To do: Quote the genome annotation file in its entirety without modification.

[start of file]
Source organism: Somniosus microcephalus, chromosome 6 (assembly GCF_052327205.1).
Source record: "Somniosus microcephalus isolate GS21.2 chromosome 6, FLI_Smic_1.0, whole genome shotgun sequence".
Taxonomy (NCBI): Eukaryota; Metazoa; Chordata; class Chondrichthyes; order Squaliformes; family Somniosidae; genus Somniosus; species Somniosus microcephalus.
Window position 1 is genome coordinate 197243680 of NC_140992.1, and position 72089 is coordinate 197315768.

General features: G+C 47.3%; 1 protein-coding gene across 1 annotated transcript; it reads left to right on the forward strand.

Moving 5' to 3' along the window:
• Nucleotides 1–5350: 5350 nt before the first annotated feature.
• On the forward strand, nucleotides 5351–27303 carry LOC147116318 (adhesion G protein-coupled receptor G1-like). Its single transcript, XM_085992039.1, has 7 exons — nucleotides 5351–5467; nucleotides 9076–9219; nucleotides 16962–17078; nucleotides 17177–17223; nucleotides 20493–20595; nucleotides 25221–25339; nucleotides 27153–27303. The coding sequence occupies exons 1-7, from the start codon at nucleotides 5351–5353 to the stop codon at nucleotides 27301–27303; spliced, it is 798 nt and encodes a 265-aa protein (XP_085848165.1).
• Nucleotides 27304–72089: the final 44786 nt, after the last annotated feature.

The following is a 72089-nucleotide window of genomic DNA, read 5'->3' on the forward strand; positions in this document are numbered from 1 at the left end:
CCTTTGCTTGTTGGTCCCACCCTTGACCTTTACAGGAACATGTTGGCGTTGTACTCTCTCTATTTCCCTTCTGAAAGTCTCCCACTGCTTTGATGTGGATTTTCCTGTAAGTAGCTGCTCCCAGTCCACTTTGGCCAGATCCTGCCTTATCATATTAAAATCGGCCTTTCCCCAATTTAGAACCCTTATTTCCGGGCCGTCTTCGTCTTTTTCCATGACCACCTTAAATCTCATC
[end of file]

Source organism: Somniosus microcephalus, chromosome 6 (assembly GCF_052327205.1).
Source record: "Somniosus microcephalus isolate GS21.2 chromosome 6, FLI_Smic_1.0, whole genome shotgun sequence".
Taxonomy (NCBI): Eukaryota; Metazoa; Chordata; class Chondrichthyes; order Squaliformes; family Somniosidae; genus Somniosus; species Somniosus microcephalus.
Window position 1 is genome coordinate 197243680 of NC_140992.1, and position 72089 is coordinate 197315768.

General features: G+C 47.3%; 1 protein-coding gene across 1 annotated transcript; it reads left to right on the forward strand.

Moving 5' to 3' along the window:
• Nucleotides 1–5350: 5350 nt before the first annotated feature.
• On the forward strand, nucleotides 5351–27303 carry LOC147116318 (adhesion G protein-coupled receptor G1-like). Its single transcript, XM_085992039.1, has 7 exons — nucleotides 5351–5467; nucleotides 9076–9219; nucleotides 16962–17078; nucleotides 17177–17223; nucleotides 20493–20595; nucleotides 25221–25339; nucleotides 27153–27303. The coding sequence occupies exons 1-7, from the start codon at nucleotides 5351–5353 to the stop codon at nucleotides 27301–27303; spliced, it is 798 nt and encodes a 265-aa protein (XP_085848165.1).
• Nucleotides 27304–72089: the final 44786 nt, after the last annotated feature.

The following is a 72089-nucleotide window of genomic DNA, read 5'->3' on the forward strand; positions in this document are numbered from 1 at the left end:
CCTTTGCTTGTTGGTCCCACCCTTGACCTTTACAGGAACATGTTGGCGTTGTACTCTCTCTATTTCCCTTCTGAAAGTCTCCCACTGCTTTGATGTGGATTTTCCTGTAAGTAGCTGCTCCCAGTCCACTTTGGCCAGATCCTGCCTTATCATATTAAAATCGGCCTTTCCCCAATTTAGAACCCTTATTTCCGGGCCGTCTTCGTCTTTTTCCATGACCACCTTAAATCTCATC